The Holy Cross women's basketball team celebrates.
Photo by Matthew J. Lee/The Boston Globe via Getty Images

NCAA Rule Forces No. 15 Holy Cross on Bus Ride to Women's Tournament, Social Media Responds

Whether it's a men's or women's team, every college basketball player aspires to make it to the NCAA Tournament. This tournament provides you with a chance to not only win a title but increase your profile for the professional league.

As a team in the tournament, you'd want your players to travel as comfortably — perhaps by a chartered flight — to eliminate any potential reason for poor performance.

Well, the Holy Cross women's team may have to settle for, uh, a bus or Amtrak.

While they're a No. 15 seed and will likely get eliminated by No. 2 Maryland, you'd like to at least provide a team that earned its way into the tournament with the best possible travel arrangements — it deserves that much.

As Jeff Goodman — a basketball analyst formerly of ESPN, CBS and Fox — points out, Holy Cross might have to stomach a not-so-enjoyable 393-mile bus ride.

Why Holy Cross Needs To Travel By Bus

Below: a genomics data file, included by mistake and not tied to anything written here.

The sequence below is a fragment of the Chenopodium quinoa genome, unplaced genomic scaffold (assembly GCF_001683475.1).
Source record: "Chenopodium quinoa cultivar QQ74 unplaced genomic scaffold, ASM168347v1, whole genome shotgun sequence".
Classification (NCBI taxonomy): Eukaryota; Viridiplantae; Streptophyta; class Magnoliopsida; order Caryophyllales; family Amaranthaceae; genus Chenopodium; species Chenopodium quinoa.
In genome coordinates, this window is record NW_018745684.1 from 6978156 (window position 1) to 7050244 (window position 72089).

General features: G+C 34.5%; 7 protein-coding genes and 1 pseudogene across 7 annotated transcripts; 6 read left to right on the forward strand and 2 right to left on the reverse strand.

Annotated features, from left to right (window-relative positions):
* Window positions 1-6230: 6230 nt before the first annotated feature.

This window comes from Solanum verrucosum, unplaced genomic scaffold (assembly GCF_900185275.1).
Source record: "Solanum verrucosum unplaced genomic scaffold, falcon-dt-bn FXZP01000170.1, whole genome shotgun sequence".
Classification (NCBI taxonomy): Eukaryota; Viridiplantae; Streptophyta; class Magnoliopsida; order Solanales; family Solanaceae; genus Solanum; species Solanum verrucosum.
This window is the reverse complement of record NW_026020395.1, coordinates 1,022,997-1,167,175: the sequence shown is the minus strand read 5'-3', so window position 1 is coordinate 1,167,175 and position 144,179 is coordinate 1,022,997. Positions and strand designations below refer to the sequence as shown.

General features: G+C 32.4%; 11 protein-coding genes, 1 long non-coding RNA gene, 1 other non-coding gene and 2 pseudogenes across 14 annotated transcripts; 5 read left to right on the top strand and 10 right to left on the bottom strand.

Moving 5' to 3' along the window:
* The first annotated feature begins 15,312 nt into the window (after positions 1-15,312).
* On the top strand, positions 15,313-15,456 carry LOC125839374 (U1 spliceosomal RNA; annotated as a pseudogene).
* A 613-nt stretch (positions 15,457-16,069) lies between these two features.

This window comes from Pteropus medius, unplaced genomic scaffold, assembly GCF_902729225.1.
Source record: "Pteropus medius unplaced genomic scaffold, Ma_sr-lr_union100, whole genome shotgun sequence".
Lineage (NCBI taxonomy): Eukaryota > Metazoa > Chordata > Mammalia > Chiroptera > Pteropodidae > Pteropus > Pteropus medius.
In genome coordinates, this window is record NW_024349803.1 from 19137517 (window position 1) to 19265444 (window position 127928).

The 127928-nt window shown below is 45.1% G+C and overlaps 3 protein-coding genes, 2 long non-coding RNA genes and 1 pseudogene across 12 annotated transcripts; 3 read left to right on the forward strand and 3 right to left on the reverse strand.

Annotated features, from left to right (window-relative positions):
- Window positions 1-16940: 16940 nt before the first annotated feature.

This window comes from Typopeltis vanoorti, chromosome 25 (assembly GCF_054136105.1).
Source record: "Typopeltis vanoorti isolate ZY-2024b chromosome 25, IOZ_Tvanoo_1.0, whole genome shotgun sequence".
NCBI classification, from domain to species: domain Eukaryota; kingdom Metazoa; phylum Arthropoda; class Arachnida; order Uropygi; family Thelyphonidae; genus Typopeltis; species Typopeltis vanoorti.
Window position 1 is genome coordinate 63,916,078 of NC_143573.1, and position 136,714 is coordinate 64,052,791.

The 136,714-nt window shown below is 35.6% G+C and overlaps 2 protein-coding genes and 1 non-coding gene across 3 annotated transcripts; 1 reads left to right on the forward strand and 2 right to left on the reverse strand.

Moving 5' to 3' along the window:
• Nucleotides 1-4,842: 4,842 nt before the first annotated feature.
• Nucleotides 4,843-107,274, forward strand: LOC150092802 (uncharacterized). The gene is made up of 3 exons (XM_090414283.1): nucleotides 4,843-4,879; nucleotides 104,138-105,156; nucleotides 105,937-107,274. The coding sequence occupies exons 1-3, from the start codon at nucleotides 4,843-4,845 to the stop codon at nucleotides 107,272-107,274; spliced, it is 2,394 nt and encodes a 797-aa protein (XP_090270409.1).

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So why does a team that made the NCAA Tournament need to take a bus to the venue?

Well, the NCAA has a rule in which it'll only charter a flight for a team to travel if it's 400 miles or more. As Goodman points out, it used to be 350 miles.

Since Holy Cross is 393 miles from College Park, Maryland, the NCAA won't pay. The Charleston men's team is facing a similar dilemma with a 380-mile trek ahead of them.

To add insult to injury, Holy Cross is located in Worcester, Massachusetts. As someone who lives just over an hour away from the campus, I know there's a brutal snowstorm happening, which will only slow down an already-arduous 393-mile journey.

As Twitter user Tommy Beer mentions, Holy Cross charges students nearly $75,000 per year and has an endowment that's worth $1 billion. As Mr. Beer says, why isn't the school just footing the bill out of pocket to ensure their women's team is as comfortable as possible before their difficult No. 15 vs. No. 2 matchup?

With these tweets, it should come as no surprise that there's not a single reply supporting the NCAA.

Due to the storm, commercial flights are almost certainly grounded — as I said, it's brutal out here. That said, a nearby NFL owner could get some easy positive PR by offering up a plane ride — perhaps New England Patriots owner Robert Kraft.

The Holy Cross women's team is a 24.5-point underdog against Maryland. But come on, let's at least have a system in place that allows athletes to travel to games as comfortably as possible, especially for the NCAA Tournament.

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